Expansion strategies for human mesenchymal stromal cells cultured under xeno-free conditions

Conference Dates

January 15-19, 2017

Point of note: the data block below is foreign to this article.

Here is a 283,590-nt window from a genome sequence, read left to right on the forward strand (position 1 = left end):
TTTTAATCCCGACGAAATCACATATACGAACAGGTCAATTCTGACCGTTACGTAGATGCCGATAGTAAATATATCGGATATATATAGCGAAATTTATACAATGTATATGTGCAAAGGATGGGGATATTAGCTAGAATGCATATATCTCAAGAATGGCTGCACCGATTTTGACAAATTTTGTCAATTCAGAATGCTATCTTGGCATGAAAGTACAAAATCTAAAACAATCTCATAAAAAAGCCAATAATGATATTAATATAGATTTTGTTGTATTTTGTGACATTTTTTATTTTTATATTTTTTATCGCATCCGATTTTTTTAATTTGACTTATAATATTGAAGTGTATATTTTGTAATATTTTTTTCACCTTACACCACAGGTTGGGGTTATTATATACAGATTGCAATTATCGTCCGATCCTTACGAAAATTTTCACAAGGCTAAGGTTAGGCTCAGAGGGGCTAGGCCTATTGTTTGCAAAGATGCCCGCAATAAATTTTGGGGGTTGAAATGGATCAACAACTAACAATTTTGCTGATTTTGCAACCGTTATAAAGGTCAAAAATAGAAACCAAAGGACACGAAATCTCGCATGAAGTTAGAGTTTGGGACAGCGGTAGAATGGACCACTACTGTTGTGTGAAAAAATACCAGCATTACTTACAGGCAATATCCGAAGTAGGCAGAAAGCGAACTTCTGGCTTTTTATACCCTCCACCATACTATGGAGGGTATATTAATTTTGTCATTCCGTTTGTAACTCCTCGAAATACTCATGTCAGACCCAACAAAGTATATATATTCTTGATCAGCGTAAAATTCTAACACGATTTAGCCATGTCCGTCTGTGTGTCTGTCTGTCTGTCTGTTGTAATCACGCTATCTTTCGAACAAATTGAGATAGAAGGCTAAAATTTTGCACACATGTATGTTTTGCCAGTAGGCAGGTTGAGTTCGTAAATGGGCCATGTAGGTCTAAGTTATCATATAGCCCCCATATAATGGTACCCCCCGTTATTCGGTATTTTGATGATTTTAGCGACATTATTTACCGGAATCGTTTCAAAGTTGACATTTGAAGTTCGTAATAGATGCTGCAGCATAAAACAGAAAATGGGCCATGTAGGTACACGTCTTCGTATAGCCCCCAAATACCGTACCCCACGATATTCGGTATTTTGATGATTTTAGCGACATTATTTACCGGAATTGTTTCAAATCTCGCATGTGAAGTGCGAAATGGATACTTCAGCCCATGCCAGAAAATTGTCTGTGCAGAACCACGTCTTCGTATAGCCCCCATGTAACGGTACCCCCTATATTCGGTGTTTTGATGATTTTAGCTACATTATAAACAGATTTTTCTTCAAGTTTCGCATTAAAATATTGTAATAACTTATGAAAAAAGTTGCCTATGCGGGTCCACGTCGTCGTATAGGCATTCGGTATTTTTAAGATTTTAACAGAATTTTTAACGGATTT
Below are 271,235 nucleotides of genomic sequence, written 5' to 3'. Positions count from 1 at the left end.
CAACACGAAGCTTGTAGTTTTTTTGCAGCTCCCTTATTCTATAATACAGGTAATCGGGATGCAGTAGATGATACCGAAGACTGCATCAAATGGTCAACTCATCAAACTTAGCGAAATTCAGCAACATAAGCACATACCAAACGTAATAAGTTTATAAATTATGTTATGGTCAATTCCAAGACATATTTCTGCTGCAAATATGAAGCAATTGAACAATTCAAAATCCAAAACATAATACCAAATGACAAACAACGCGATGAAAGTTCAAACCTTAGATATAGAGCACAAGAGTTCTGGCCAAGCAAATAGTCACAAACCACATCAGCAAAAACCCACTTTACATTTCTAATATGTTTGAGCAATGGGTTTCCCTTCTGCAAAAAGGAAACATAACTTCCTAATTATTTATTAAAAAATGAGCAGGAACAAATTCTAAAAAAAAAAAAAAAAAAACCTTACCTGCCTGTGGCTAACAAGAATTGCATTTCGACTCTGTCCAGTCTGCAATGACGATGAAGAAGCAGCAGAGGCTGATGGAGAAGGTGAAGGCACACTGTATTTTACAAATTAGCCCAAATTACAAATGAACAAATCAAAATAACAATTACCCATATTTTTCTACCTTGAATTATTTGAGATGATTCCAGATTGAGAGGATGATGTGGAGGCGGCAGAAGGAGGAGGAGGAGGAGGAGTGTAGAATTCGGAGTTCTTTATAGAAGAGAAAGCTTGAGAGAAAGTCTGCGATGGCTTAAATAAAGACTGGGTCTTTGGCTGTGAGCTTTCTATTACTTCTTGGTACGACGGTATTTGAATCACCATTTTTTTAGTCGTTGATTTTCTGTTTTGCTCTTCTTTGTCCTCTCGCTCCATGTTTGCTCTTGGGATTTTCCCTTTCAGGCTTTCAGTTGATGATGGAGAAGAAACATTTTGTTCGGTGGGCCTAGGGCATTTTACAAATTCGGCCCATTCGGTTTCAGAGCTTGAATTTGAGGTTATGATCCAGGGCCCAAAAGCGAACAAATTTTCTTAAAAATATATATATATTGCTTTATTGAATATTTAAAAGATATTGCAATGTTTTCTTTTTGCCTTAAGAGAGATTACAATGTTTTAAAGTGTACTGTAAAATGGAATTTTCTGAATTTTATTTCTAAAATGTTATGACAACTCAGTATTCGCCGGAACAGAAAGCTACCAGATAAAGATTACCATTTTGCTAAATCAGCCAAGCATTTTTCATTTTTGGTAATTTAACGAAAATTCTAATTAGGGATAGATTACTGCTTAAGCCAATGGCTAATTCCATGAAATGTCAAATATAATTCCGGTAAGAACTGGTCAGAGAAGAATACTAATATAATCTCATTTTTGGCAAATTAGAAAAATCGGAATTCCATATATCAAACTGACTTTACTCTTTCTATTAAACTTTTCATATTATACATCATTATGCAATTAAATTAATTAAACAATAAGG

Choosing the culture system and culture medium used to produce cells are key steps towards a safe, scalable and cost-effective expansion bioprocess for cell therapy purposes. Traditionally, mesenchymal stromal cells (MSC) have been cultured in a defined basal medium (DMEM or alpha-MEM) supplemented with fetal bovine serum (FBS). Although effective, the use of FBS or other animal-derived components in manufacturing processes is highly discouraged by regulatory agencies due to the risk of transmitting xenogeneic infectious agents and immunization. The use of AB human serum (AB HS) as an alternative xeno-free medium supplement for MSC has increasingly gained relevance due to safety and efficiency aspects. Here we have evaluated different scalable culture systems to produce a meaningful number of umbilical cord matrix-derived MSC (UCM MSC) using AB HS for culture medium supplementation during expansion and cryopreservation to enable a xeno-free bioprocess. UCM MSC were cultured in a scalable planar (compact 10-layer flasks and roller bottles) and 3D microcarrier-based culture systems (spinner flasks and stirred tank bioreactor). 10 layer-flasks and roller bottles enabled the production of 2.6±0.6x104 and 1.4±0.3x104 cells/cm2 (4.5±1.1x107 and 3.0±0.7x107 cells) representing a fold increase of 13.0 and 7.11, respectively. UCM MSC-based microcarrier expansion in the stirred conditions has enabled the production of higher cell densities (5.0-23.0x104 cells/cm2) when compared to planar systems. Nevertheless, due to the moderate harvest efficiency attained (80% for spinner flasks and 53.9% for bioreactor) the total cell number recovered, 3.3-3.7x107 cells, was lower than expected. After the expansion in the culture systems evaluated, the cells maintained the functional properties: the cells were able to differentiate into adipocytes, chondrocytes and osteocytes and presented a typical immunophenotype profile. The cryopreservation of cells (also using AB HS) was also successfully carried out in plastic bags to facilitate post-thaw manipulation and enable clinical use. No significant difference was observed when comparing pre-cryopreservation and post-thaw viabilities of cells expanded in the planar (T-flasks) and 3D culture system (spinner flask with microcarriers) indicating that cells which expanded on a larger scale in microcarrier-based suspension cultures could be successfully cryopreserved in plastic bags, with a higher cell number (up to 4x108 cells) and under xeno-free conditions. Overall, our results indicated that among the planar culture systems evaluated, compact multilayer vessels could be used to easily produce enough cells to treat a small number of patients, and are therefore recommended for autologous therapies. However, for a fully-controlled and larger-scale cell production, in an autologous and/or allogeneic scenario, stirred tank bioreactors combined with microcarrier technology and xeno-free media can be successfully used, allowing for GMP-compliant expansion.

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